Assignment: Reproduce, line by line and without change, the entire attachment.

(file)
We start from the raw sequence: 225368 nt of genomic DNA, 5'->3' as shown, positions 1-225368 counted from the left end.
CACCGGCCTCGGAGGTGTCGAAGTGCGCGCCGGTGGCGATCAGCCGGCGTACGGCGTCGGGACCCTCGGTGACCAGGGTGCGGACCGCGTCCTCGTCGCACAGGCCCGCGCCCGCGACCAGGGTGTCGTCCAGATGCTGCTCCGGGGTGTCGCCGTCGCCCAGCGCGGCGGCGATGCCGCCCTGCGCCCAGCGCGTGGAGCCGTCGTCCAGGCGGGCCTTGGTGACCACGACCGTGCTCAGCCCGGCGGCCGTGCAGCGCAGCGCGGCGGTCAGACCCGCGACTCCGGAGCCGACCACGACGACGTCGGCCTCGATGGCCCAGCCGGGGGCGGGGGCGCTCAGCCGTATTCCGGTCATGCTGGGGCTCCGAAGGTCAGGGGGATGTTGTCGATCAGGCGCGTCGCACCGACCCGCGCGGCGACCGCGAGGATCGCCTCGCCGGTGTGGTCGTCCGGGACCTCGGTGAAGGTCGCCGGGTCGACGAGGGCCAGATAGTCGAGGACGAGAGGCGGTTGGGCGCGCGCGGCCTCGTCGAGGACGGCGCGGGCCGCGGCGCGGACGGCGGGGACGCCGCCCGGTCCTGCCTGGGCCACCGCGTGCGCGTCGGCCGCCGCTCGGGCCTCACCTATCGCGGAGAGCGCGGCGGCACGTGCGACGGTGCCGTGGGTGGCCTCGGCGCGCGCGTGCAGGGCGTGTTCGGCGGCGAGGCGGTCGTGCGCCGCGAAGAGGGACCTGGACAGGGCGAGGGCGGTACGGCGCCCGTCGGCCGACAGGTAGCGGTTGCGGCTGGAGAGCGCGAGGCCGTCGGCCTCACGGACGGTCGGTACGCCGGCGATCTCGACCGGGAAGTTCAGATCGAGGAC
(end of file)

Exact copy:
We start from the raw sequence: 225368 nt of genomic DNA, 5'->3' as shown, positions 1-225368 counted from the left end.
CACCGGCCTCGGAGGTGTCGAAGTGCGCGCCGGTGGCGATCAGCCGGCGTACGGCGTCGGGACCCTCGGTGACCAGGGTGCGGACCGCGTCCTCGTCGCACAGGCCCGCGCCCGCGACCAGGGTGTCGTCCAGATGCTGCTCCGGGGTGTCGCCGTCGCCCAGCGCGGCGGCGATGCCGCCCTGCGCCCAGCGCGTGGAGCCGTCGTCCAGGCGGGCCTTGGTGACCACGACCGTGCTCAGCCCGGCGGCCGTGCAGCGCAGCGCGGCGGTCAGACCCGCGACTCCGGAGCCGACCACGACGACGTCGGCCTCGATGGCCCAGCCGGGGGCGGGGGCGCTCAGCCGTATTCCGGTCATGCTGGGGCTCCGAAGGTCAGGGGGATGTTGTCGATCAGGCGCGTCGCACCGACCCGCGCGGCGACCGCGAGGATCGCCTCGCCGGTGTGGTCGTCCGGGACCTCGGTGAAGGTCGCCGGGTCGACGAGGGCCAGATAGTCGAGGACGAGAGGCGGTTGGGCGCGCGCGGCCTCGTCGAGGACGGCGCGGGCCGCGGCGCGGACGGCGGGGACGCCGCCCGGTCCTGCCTGGGCCACCGCGTGCGCGTCGGCCGCCGCTCGGGCCTCACCTATCGCGGAGAGCGCGGCGGCACGTGCGACGGTGCCGTGGGTGGCCTCGGCGCGCGCGTGCAGGGCGTGTTCGGCGGCGAGGCGGTCGTGCGCCGCGAAGAGGGACCTGGACAGGGCGAGGGCGGTACGGCGCCCGTCGGCCGACAGGTAGCGGTTGCGGCTGGAGAGCGCGAGGCCGTCGGCCTCACGGACGGTCGGTACGCCGGCGATCTCGACCGGGAAGTTCAGATCGAGGAC